The piece below is by Efren Gerardino, who occasionally writes about the commons in the Philippines when he is not working as the plant manager of a muscovado, or soft brown sugar mill. I met Efren via my late friend Jonathan Rowe, who periodically visited the Philippines. It is a pleasure to hear Efren's perspectives on the commonsfromanother part of the world.
“All things bright and beautiful/ All creatures great and small/ All things wise and wonderful/ The Lord God made them all”. These are the opening lines of a poem I learned from my Grade 3 teacher who also filled my childhood with nature-themed music. In the same year, I joined a Baptist Sunday School where my fondest memory is nature walks that kindled my interest on clouds, birds, bees, butterflies and wildflowers. I guess that year was the starting point of my environmental education.
I am now involved in the review of our town’s Environment and Natural Resources Management Plan, with focus on climate change adaptation. At this stage, much of my time is spent on field reconnaissance, interview and photo-documentation. I walked across forests and croplands and along the way I rediscovered my fascination for wildflowers.
Wildflowers are hardly ever appreciated because they are too small to be noticed from afar. Besides, they are mostly found in fallow fields, road shoulders, steep slopes and other places not usually frequented. But if you look closely, you will marvel at their beauty, especially the shapes and colors of their flowers. Wildflowers are mostly species of the hibiscus, sunflower, ginger and legume families and like grasses, they are gregarious growers but have no commercial value to speak of that's why they are considered as “weeds” by farmers. I was also ignorant of the true worth of wildflowers until I became an enthusiast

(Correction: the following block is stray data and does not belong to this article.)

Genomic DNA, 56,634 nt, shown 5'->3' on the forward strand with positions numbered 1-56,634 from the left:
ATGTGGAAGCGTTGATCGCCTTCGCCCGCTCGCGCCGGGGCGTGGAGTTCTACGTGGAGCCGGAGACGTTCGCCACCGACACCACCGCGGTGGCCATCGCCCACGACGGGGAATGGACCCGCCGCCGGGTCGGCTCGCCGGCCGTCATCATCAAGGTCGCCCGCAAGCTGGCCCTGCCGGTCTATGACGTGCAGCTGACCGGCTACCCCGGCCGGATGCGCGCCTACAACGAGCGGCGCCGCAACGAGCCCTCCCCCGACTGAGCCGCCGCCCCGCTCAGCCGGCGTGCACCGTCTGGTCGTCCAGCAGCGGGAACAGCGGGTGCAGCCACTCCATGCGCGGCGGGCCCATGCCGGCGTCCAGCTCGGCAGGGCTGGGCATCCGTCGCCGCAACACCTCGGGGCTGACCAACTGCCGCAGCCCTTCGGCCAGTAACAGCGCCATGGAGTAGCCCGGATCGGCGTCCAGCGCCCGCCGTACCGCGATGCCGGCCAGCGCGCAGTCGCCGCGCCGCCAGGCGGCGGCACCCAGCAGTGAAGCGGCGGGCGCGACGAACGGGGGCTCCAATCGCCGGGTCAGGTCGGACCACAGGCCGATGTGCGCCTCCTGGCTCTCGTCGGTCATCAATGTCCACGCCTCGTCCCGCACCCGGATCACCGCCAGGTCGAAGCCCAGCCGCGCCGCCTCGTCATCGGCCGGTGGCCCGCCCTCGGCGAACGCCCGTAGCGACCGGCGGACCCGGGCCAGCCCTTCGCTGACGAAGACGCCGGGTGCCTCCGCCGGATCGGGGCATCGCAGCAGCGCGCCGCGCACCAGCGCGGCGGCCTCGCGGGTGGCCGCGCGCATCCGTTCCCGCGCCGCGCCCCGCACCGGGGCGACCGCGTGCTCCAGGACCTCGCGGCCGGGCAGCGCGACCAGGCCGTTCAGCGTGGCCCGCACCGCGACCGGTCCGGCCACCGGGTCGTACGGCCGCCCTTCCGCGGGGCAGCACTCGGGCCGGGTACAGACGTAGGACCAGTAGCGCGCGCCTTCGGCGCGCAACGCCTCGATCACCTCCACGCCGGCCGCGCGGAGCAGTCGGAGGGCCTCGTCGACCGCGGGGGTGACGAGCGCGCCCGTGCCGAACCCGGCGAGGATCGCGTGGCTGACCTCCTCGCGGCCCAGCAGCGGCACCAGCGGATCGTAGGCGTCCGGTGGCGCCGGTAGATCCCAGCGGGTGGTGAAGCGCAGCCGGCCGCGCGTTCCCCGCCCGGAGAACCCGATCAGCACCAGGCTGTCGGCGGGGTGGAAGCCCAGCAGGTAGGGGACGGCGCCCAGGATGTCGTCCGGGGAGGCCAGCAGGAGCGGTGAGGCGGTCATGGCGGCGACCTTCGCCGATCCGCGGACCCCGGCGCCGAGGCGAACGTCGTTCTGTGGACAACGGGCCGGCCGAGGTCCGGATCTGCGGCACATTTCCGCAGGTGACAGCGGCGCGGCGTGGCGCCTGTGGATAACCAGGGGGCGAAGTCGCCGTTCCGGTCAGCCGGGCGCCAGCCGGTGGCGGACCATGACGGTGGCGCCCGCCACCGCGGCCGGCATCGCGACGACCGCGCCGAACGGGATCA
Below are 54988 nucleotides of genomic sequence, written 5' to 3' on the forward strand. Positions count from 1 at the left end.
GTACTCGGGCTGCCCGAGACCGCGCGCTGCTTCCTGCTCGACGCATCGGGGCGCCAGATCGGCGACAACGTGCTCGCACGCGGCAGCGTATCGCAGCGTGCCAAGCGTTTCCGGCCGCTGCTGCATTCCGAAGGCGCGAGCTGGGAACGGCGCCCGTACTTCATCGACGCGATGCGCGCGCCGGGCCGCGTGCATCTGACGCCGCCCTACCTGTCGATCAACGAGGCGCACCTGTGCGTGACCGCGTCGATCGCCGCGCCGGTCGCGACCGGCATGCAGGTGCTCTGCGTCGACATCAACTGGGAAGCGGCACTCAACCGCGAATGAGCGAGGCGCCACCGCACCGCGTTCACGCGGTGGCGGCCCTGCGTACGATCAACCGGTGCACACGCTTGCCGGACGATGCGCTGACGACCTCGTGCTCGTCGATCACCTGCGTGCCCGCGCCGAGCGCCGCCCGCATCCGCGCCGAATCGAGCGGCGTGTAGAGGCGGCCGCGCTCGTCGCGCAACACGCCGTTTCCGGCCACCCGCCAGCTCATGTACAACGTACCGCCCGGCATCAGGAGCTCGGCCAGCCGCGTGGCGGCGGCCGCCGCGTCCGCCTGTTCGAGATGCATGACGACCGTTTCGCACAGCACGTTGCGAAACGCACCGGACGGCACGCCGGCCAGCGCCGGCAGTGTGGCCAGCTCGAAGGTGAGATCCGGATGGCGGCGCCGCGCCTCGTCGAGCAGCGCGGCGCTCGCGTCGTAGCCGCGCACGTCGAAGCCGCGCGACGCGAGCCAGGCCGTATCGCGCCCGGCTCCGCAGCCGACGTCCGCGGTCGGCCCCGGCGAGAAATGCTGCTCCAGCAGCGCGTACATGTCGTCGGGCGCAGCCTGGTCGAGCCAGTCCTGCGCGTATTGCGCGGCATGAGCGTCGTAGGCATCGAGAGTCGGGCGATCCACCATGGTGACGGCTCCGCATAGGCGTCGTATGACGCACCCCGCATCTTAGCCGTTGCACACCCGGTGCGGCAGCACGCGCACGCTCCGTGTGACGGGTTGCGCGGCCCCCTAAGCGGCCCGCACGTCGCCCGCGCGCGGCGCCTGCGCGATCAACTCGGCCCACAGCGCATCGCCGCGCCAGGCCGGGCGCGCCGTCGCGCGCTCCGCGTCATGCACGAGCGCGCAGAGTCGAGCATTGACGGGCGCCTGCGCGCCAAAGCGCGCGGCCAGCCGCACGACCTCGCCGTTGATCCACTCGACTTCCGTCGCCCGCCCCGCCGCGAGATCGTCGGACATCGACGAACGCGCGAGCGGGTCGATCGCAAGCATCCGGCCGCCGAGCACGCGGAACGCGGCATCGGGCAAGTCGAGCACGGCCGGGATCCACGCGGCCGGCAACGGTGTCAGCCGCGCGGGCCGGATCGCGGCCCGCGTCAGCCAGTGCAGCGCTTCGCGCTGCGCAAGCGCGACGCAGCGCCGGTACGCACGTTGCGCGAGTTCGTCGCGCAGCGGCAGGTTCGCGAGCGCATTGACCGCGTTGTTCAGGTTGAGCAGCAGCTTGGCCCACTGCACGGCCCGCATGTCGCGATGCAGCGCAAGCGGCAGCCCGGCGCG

A wildflower thicket is a hub of biodiversity. Aside from attractive flowers, one can readily observe the abundance of small creatures such as sunbirds, warblers, butterflies, bumble bees, dragonflies and lady bugs at the canopy; earthworms, snails, ants, termites and other crawlers on the ground. I surmise that many of these creatures avoided the poisoned farms and seek refuge in wildflowers. Advocates of biodiversity and ecological pest management should probe this finding.
Many, if not most, of the wildflowers are legumes, a family of plants known to be good soil builders and nitrogen fixers. The massive leaf litters, the depth of the humus layer, the earthworm castings and the abundance of crawling and burrowing insects are some of the indicators of natural soil fertility of the wildflower land. I think this is good news for the promoters of natural farming.
In one of my nature treks, I met an old woman in a wildflower field. She was searching for “tawa-tawa”, a plant believed to cure “dengue” – a serious disease triggered by mosquito bites. Health authorities discredit this practice but local folks continue using the “tawa-tawa” simply because they get cured. I asked the woman if she knows other wildflowers with medicinal value. She identified a dozen or so and described the uses of each (for wounds, boils, coughs, fever, sore eyes, toothache and dysentery) as if she was just sorting out a drugstore shelf. Some of the plant species that she enumerated are not found in herbal medicine books that I knew. The potential of wildflowers as source of raw materials for medicines should be high on the research agenda of the health and science agencies.
Now, who says that wildflowers are just “weeds”? Wildflowers are practically unwanted in the farms but offer boundless ecological and social benefits as commons of nature. Thank God for creating wildflowers, too.
Photo by Elliot Margolies via Flickr, licensed under a Creative Commons Attribution-NonCommercial-No Derivatives license.